Incubation dreams are initiated by God to the sleeping dreamer in holy places, without the recipient having deliberately sought to receive such a dream. Perhaps the most celebrated example of an incubation dream is Jacob’s dream of the Divine ladder at Bethel (Genesis 28:11–19):

“Jacob… came to a certain place and stayed there for the night, because the night had set. Taking one of the stones of the place, he put it under his head and laid down in that place. And he dreamed that there was a ladder set up on the earth, the top of it reached to Heaven; and the angels of God were ascending and descending on it. And the Lord stood beside him and said, ‘I am the Lord, the God of Abraham, and the God of Isaac…’ Then Jacob woke from his sleep and said, ‘surely the Lord is in this place—and I did not know it!’ And he was afraid and said ‘How awesome is this place! This is none other than the House of God, and this is the gate of Heaven.’ … He called that place ‘Bethel,’ (i.e. the ‘house of God’).”

Scholars document that divinely sent dreams, as recorded in the Old Testament, were either declarations in plain words understandable to the recipient or in symbolic language or images needing an inspired interpreter. An instance of the former type of dream occurs in God’s command to the grieving Jacob (Joseph’s father) to travel to Egypt (Genesis 46:1–4). Such a dream needs no interpretation. An example of the latter type is the Egyptian Pharaoh’s two enigmatic God-sent dreams of the seven thin cows eating the seven fat cows grazing by the Nile, as well as that of the seven withering ears of grain swallowing the good ears of grain. These dreams demanded a skilled interpreter of divine dreams, which in this case was the wrongly imprisoned Joseph (Genesis 41:25–30):

“Then Joseph said to Pharaoh ‘Pharaoh’s dreams are one and the same. God has revealed to Pharaoh what He is about to do…the dreams are one. The seven lean and ugly cows that came up after them (i.e., the fat cows) are seven years, as are the seven empty ears…they are seven years of famine…There will come seven years of plenty throughout all the land of Egypt. After them, there will arise seven years of famine…”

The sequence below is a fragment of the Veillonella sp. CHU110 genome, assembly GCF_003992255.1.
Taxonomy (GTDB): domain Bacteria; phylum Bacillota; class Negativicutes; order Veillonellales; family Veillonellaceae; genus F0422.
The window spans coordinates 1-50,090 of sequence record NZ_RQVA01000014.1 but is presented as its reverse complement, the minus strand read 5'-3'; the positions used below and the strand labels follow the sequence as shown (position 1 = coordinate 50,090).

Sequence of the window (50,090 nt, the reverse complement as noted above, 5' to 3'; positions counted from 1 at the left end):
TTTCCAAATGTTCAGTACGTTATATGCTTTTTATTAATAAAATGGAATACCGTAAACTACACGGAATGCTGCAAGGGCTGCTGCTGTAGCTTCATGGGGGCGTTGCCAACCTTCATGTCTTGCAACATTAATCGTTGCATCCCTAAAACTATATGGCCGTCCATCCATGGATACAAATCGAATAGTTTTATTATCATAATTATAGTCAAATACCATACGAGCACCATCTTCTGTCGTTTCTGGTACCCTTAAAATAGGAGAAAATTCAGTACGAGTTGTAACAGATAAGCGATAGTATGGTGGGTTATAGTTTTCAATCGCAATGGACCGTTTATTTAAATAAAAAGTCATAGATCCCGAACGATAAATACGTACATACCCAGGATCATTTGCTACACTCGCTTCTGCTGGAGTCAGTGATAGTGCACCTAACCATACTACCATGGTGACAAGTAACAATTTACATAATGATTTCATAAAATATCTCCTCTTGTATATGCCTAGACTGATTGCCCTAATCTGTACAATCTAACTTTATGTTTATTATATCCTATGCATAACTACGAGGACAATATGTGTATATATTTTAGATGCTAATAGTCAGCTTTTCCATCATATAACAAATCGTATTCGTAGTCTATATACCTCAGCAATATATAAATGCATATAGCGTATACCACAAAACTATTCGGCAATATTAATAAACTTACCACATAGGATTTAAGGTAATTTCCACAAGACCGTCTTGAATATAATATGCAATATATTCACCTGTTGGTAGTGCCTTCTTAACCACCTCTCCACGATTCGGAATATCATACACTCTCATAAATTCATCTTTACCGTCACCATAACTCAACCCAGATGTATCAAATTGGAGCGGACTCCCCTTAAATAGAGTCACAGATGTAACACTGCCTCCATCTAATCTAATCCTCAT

Dreams are recited in ancient pre-Biblical literature, such as Gilgamesh, Beowulf, Avesta, the Holy Book of Zarathustra, and the Quoran. What Freud and Jung brought to us is the concept that the “dream is the highway to unconscious…” Freud posited that dreams represent repressed sexual urges. Modern theorists have suggested that dreams are simply the product of neurons firing randomly. And to others, dreams are believed to be the mash-ups created by the unconscious mind as it processes, sorts, and stores emotions from the day. Modern dream researchers have access to more exacting metrics, such as biochemical markers, magnetic resonant imaging (MRI), functional MRI (fMRI), and positron emission tomography (positron emission tomography scan that actually measures the rate of metabolism of various segments and demonstrates structure of the brain). Folks, such as Rosalind Cartwright, Emerita Professor of Neuroscience at Rush Medical Center in Chicago, who has spent nearly 50 years studying sleep and dreams, suggest that we take our problems to sleep and we work on them during the night. The mind latches onto some thread of unfinished emotional business from the day. Then in the rapid eye movement (REM) period when most dreaming occurs, the mind calls up bits of older memories that are somewhat related and melds them together.

A Rich Content

The Red Book is a celebration of the feast of dreaming and dream interpretation. Also, it is rich in demonstrating the possibilities of boundless imagination. It contains a well-written preface by Ulrich Hoerni entitled, “Foundation of the Work of C. G. Jung,” in which Ulrich explains the genesis of the book going back to Jung’s book Memories, Dreams, Reflections. This is followed by an enlightening note from the able editor of the book, Sonu Shamdasani. The prologue is followed by 11 chapters with titles like “Redefining the Soul,” “Soul and God,” “On the Service of the Soul,” and “Conception of the God,” followed by dozens of abstract art pieces and calligraphy. The book ends with “Scrutinies” and an index.